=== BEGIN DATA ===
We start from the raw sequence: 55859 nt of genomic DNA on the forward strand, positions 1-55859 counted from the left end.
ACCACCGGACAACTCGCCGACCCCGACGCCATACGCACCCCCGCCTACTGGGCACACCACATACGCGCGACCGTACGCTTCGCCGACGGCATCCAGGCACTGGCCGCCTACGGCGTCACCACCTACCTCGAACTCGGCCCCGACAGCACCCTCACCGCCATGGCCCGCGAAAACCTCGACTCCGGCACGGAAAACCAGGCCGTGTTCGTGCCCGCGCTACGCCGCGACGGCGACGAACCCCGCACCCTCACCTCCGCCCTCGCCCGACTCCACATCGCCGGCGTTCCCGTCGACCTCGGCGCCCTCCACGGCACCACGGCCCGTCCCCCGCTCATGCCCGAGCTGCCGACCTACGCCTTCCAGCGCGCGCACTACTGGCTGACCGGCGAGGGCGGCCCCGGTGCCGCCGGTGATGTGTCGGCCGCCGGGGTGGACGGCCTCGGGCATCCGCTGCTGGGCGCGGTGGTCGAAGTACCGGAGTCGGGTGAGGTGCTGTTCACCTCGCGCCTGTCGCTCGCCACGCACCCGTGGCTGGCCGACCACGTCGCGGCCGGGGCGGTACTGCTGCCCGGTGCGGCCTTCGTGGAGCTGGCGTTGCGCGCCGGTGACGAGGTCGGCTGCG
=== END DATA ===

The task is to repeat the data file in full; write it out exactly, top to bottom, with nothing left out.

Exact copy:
We start from the raw sequence: 55859 nt of genomic DNA on the forward strand, positions 1-55859 counted from the left end.
ACCACCGGACAACTCGCCGACCCCGACGCCATACGCACCCCCGCCTACTGGGCACACCACATACGCGCGACCGTACGCTTCGCCGACGGCATCCAGGCACTGGCCGCCTACGGCGTCACCACCTACCTCGAACTCGGCCCCGACAGCACCCTCACCGCCATGGCCCGCGAAAACCTCGACTCCGGCACGGAAAACCAGGCCGTGTTCGTGCCCGCGCTACGCCGCGACGGCGACGAACCCCGCACCCTCACCTCCGCCCTCGCCCGACTCCACATCGCCGGCGTTCCCGTCGACCTCGGCGCCCTCCACGGCACCACGGCCCGTCCCCCGCTCATGCCCGAGCTGCCGACCTACGCCTTCCAGCGCGCGCACTACTGGCTGACCGGCGAGGGCGGCCCCGGTGCCGCCGGTGATGTGTCGGCCGCCGGGGTGGACGGCCTCGGGCATCCGCTGCTGGGCGCGGTGGTCGAAGTACCGGAGTCGGGTGAGGTGCTGTTCACCTCGCGCCTGTCGCTCGCCACGCACCCGTGGCTGGCCGACCACGTCGCGGCCGGGGCGGTACTGCTGCCCGGTGCGGCCTTCGTGGAGCTGGCGTTGCGCGCCGGTGACGAGGTCGGCTGCG